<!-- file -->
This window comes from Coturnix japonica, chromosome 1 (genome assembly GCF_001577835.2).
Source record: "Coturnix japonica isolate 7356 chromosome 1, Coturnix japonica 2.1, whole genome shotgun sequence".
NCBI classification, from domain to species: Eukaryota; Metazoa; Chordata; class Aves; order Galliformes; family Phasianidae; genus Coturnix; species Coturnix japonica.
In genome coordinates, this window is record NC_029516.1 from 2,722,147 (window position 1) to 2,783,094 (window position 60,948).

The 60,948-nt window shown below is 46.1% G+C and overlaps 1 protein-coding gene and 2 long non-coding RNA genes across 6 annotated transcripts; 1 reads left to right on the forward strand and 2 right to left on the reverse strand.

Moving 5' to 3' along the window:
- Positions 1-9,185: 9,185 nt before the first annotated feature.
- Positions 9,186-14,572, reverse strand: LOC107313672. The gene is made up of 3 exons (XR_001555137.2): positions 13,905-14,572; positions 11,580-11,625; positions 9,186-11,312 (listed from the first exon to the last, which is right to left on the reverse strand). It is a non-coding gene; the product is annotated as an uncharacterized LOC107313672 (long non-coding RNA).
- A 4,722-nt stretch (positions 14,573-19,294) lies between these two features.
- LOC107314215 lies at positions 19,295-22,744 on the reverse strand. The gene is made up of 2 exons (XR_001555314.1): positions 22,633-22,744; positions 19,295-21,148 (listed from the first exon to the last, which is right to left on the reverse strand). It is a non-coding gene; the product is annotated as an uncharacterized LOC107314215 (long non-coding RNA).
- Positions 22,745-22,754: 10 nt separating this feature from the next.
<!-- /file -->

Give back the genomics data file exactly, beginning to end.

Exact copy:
This window comes from Coturnix japonica, chromosome 1 (genome assembly GCF_001577835.2).
Source record: "Coturnix japonica isolate 7356 chromosome 1, Coturnix japonica 2.1, whole genome shotgun sequence".
NCBI classification, from domain to species: Eukaryota; Metazoa; Chordata; class Aves; order Galliformes; family Phasianidae; genus Coturnix; species Coturnix japonica.
In genome coordinates, this window is record NC_029516.1 from 2,722,147 (window position 1) to 2,783,094 (window position 60,948).

The 60,948-nt window shown below is 46.1% G+C and overlaps 1 protein-coding gene and 2 long non-coding RNA genes across 6 annotated transcripts; 1 reads left to right on the forward strand and 2 right to left on the reverse strand.

Moving 5' to 3' along the window:
- Positions 1-9,185: 9,185 nt before the first annotated feature.
- Positions 9,186-14,572, reverse strand: LOC107313672. The gene is made up of 3 exons (XR_001555137.2): positions 13,905-14,572; positions 11,580-11,625; positions 9,186-11,312 (listed from the first exon to the last, which is right to left on the reverse strand). It is a non-coding gene; the product is annotated as an uncharacterized LOC107313672 (long non-coding RNA).
- A 4,722-nt stretch (positions 14,573-19,294) lies between these two features.
- LOC107314215 lies at positions 19,295-22,744 on the reverse strand. The gene is made up of 2 exons (XR_001555314.1): positions 22,633-22,744; positions 19,295-21,148 (listed from the first exon to the last, which is right to left on the reverse strand). It is a non-coding gene; the product is annotated as an uncharacterized LOC107314215 (long non-coding RNA).
- Positions 22,745-22,754: 10 nt separating this feature from the next.